Antibiotic Prophylaxis During ALL Induction Halves Infection

Zosia Chustecka

December 09, 2015

ORLANDO, Florida ― The aggressive chemotherapy regimen given to children with acute lymphocytic leukemia (ALL) during the induction phase, which aims to push the disease into remission, also depletes their immune system and leaves them highly vulnerable to infection. Giving them prophylactic antibiotics during the whole induction phase reduces infections, a new study shows.

"Children who develop bacterial infections during induction can become severely ill and often need to be admitted to the intensive care unit," said senior author Lewis Silverman, MD, clinical director of the Hematologic Malignancy Center at the Dana Farber Cancer Institute (DFCI), Boston. Infections are the primary cause of treatment-related mortality during the induction phase and lead to prolonged hospitalization, as well as delays and dose modifications in planned chemotherapy, which can reduce its impact on the leukemia.

The new study, presented here at the American Society of Hematology (ASH) 57th Annual Meeting, suggests that giving these children prophylactic antibiotics can more than halve the incidence of bacterial infections, although this result comes from a comparison with historical controls.

Although acknowledging that larger randomized trials are needed to confirm the findings, Dr Silverman described the results as "very exciting.... The use of antibacterial prophylaxis appears to have made a profound difference to our patients."

Approached for an outside comment, Richard Bram, MD, PhD, professor of pediatrics at the Mayo Clinic, in Rochester, Minnesota, said: "We usually do not use antibacterial prophylaxis for ALL induction because we have been concerned about the overuse of antibiotics and possible risk of Clostridium difficile colitis.

"This interesting new study suggests it is safe and decreases the risk of infection," he told Medscape Medical News. "Once it is repeated, it is worth considering prophylactic antibiotics for all children receiving induction therapy for ALL."

Infections Were Halved

The study was conducted by the DFCI All Consortium clinical trials group, which involves nine sites across the United States and Canada. "As a group, we realized that there was a great variability among our institutions in terms of management of leukemia patients who developed a fever," Dr Silverman commented in a statement.

"The study was designed to ask whether uniform guidelines for antibiotic prophylaxis and fever management could prevent infection-related morbidity and mortality in our patients," he explained. "It was not clear, prior to starting the study, whether such a strategy would succeed or whether the use of prophylaxis might increase the incidence of antibiotic-resistant infections or the frequency of fungal infections."

The results show that it did succeed.

The new strategy of antibiotic prophylaxis was used in the 11-001 treatment protocol for pediatric ALL. Results for 229 newly diagnosed patients treated from 2012 to 2015 were presented here at the meeting by Maria-Luisa Sulis, MD, from Columbia University College of Physicians and Surgeons, New York City. All patients received antibiotics throughout the induction phase, whether or not they developed a fever.

The median age of these ALL patients was 5 years (range, 1 - 20.9 years).

The induction therapy included vincristine, methylprednisolone, doxorubicin, low-dose methotrexate, and pegylated L-asparaginase.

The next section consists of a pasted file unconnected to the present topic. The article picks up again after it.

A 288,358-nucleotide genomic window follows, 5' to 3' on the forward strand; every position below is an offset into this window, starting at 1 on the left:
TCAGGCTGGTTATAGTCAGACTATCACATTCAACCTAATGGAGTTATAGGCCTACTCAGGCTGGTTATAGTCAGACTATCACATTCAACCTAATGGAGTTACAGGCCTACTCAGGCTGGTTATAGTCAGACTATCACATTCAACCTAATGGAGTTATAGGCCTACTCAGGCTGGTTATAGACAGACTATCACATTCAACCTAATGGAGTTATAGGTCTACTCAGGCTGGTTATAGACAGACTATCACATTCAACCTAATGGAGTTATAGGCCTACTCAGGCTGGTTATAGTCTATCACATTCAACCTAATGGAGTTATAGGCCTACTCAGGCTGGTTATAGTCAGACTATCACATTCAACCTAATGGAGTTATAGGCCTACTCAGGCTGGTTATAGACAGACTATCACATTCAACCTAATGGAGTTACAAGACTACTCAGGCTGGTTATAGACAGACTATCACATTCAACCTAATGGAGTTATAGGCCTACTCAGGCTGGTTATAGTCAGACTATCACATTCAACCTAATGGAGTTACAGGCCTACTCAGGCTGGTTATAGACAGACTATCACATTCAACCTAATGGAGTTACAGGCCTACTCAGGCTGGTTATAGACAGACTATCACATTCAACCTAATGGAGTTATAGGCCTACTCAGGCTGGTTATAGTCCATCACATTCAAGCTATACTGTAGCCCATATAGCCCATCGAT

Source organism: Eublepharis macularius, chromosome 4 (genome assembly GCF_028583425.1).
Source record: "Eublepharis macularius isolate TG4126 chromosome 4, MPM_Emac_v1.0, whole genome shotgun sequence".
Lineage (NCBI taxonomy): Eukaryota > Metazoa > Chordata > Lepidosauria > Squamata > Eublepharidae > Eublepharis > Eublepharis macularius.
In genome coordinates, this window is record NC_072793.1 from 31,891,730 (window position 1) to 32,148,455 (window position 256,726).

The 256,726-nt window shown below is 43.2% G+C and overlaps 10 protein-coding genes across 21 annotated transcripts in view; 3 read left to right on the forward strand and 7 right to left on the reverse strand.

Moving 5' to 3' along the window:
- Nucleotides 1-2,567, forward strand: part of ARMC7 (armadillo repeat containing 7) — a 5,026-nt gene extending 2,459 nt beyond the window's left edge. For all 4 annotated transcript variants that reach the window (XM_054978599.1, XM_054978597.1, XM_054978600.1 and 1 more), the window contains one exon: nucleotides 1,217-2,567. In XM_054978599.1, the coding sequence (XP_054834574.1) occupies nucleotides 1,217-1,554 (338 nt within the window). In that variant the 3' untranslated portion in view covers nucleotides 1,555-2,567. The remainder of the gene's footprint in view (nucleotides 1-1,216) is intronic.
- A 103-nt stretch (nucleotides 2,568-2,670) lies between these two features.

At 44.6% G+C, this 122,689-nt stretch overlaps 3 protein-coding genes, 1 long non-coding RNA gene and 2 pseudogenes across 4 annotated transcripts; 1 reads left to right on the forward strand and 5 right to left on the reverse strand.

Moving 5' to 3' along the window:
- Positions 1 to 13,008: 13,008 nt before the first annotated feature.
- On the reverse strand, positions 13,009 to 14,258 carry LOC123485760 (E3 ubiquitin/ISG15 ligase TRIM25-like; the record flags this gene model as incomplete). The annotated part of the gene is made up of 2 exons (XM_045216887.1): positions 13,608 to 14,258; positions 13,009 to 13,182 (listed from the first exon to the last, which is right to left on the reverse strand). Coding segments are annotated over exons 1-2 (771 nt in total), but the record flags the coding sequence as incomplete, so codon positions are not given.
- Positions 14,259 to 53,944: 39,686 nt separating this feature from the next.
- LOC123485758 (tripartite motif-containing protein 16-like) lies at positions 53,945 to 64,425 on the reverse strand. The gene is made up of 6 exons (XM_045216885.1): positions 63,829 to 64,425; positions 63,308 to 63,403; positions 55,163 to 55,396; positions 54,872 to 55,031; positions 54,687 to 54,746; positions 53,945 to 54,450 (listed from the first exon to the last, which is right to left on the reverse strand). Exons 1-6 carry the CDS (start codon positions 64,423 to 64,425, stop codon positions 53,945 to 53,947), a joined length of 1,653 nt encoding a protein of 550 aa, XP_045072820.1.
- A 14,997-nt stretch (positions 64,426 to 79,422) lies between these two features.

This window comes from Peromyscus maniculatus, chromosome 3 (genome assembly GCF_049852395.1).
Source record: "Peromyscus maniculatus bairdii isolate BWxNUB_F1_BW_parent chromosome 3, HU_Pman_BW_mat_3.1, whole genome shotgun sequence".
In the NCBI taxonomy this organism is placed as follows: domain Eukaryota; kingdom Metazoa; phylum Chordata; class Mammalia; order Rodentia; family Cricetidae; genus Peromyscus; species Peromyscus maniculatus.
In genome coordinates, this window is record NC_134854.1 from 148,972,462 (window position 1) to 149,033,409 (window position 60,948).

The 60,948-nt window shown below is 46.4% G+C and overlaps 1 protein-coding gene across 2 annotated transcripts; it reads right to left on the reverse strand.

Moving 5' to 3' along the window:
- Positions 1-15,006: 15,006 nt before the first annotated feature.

Just more than a third of the patients (86 of 229 [37.5%]) were afebrile on diagnosis. Fluoroquinolone prophylaxis was started at the time of initiation of therapy and was continued until count recovery at the end of induction. Of the 86 patients who were afebrile and who received prophylaxis therapy, 37 (43%) subsequently developed fever and were switched to broad-spectrum antibiotics (eg, cefepime).

The rest of the patients (141 of 229 [61.6%]) had fever at diagnosis. They were started on broad-spectrum antibiotics rather than fluoroquinolone and either remained on broad-spectrum antibiotics or were switched to fluoroquinolone prophylaxis until count recovery, at the discretion of the treating clinician, Dr Sulis explained.

The results in this group were compared with historical controls, children who had been treated under the 05-001 protocol, through which they received antibiotics only when they developed a fever.

Infections were halved with the new protocol, Dr Sulis reported.

Under the new protocol of antibiotic prophylaxis, 13.1% of patients had at least one infection, compared with 26.6% under the old protocol. The incidence of bacterial infections was 9.9% with the new protocol, compared with 24.7% with the old protocol.

The observed reduction was due to a decrease in the incidence of bacterial infection (9.9% vs 24.7%; P < .0001). Of note, there were significantly fewer episodes of bacteremia caused by Gram-negative rods, Staphylococcus aureus, and Streptococcus viridans under the new protocol, Dr Sulis reported.

There were no significant differences in the rates of other treatment-related mortality, fungal infection, or infections with Clostridium difficile between the groups.

The induction death rate on the new protocol was 0.9%, compared with 2% on the old protocol. The incidence of fungal infection was 4.5% vs 3.9% (P = .32). Dr Sulis noted that 20 of the 229 patients (9%) on the new protocol developed C difficile colitis (16 patients, grade 2; 3 patients, grade 3; 1 patient, grade 4).

The authors have disclosed no relevant financial relationships.

American Society of Hematology (ASH) 57th Annual Meeting. Abstract 249. Presented December 6, 2015.


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